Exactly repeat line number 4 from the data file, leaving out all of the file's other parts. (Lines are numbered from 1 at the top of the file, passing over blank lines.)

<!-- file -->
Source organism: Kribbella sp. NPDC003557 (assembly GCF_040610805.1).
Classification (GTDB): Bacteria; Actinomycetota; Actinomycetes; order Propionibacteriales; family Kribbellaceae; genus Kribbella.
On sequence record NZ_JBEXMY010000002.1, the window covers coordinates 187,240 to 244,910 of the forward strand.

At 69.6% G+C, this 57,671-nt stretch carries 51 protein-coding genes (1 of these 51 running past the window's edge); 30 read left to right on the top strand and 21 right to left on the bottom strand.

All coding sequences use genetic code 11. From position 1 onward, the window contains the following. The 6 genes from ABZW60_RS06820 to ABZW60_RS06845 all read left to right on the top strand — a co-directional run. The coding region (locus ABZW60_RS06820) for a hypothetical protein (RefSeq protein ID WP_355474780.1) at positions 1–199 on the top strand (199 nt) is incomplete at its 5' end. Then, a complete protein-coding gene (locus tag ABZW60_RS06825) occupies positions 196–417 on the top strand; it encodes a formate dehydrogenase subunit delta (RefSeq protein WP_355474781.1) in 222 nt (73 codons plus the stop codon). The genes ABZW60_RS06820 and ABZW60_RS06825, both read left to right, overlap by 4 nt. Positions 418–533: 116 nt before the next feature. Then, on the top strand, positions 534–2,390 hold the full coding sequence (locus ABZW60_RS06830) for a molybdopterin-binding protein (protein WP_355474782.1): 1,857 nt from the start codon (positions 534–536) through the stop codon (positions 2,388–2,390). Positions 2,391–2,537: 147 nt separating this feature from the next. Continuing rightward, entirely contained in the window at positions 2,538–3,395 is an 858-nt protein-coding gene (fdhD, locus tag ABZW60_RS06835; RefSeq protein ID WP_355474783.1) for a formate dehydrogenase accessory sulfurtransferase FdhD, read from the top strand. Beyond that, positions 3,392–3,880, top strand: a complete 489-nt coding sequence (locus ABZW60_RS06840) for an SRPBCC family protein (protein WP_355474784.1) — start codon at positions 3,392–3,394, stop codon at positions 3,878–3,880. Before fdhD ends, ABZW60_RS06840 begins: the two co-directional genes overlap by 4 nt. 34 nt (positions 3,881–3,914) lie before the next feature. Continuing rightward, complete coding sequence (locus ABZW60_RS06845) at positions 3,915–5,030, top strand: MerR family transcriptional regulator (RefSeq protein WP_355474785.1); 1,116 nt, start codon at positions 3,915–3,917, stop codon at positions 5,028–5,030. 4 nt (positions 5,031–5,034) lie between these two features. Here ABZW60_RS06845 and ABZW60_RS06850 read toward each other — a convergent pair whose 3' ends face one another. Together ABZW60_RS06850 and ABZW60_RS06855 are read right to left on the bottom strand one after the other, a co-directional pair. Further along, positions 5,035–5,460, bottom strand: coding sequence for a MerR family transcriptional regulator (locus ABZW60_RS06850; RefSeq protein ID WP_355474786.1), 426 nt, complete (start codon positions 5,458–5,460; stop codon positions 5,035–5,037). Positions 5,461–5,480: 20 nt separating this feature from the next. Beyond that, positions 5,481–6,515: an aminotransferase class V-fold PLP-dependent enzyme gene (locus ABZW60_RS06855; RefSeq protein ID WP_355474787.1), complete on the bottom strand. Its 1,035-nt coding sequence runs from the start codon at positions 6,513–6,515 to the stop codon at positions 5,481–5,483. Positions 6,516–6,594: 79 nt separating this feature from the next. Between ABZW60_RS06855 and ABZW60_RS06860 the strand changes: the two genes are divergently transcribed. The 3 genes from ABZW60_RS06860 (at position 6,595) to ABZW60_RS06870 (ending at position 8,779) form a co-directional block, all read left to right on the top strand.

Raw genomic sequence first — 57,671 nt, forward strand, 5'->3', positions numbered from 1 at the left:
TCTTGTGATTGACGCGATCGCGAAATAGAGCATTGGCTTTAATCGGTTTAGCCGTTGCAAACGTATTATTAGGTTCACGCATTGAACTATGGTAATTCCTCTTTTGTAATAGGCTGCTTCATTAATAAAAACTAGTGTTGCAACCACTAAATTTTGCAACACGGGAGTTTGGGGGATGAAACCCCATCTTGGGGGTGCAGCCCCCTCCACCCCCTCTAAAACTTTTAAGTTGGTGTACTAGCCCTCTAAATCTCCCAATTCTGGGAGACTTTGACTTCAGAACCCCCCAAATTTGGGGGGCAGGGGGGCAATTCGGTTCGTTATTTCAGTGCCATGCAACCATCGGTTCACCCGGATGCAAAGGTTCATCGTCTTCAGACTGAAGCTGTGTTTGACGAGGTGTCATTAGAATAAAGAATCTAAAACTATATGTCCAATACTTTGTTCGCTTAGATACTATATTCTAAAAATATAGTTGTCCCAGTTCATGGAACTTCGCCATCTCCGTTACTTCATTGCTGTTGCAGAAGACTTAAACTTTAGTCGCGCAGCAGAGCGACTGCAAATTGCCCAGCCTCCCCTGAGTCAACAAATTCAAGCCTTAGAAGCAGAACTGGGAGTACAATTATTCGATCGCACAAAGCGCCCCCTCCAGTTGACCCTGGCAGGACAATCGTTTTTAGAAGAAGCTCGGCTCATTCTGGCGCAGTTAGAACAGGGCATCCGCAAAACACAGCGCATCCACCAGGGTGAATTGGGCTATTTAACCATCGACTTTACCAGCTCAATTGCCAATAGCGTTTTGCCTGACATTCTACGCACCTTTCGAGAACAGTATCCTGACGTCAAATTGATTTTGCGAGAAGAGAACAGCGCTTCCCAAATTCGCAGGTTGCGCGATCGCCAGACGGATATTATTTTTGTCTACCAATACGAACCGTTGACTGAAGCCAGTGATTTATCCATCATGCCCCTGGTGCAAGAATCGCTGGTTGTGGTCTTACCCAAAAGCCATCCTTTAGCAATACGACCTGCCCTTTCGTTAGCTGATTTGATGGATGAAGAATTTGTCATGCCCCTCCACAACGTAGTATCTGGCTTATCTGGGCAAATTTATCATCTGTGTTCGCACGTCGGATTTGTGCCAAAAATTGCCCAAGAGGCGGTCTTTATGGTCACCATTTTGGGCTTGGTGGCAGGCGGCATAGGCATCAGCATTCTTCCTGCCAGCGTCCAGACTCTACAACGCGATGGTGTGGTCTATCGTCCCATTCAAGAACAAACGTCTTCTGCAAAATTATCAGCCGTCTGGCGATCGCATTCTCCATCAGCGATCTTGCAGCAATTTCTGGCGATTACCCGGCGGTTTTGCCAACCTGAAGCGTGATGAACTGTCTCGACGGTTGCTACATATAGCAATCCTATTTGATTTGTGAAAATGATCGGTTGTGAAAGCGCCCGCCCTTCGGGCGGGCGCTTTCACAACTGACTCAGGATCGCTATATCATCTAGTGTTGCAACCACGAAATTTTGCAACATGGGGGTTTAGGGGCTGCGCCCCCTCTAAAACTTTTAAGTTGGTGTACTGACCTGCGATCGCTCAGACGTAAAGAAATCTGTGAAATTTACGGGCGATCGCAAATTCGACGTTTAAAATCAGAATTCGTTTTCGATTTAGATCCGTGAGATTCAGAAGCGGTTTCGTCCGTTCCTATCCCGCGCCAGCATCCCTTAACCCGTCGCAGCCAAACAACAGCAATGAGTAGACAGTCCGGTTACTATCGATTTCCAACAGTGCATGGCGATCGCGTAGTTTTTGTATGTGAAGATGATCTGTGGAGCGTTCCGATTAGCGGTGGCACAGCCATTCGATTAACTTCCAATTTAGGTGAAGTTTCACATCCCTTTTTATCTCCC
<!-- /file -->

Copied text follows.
At 69.6% G+C, this 57,671-nt stretch carries 51 protein-coding genes (1 of these 51 running past the window's edge); 30 read left to right on the top strand and 21 right to left on the bottom strand.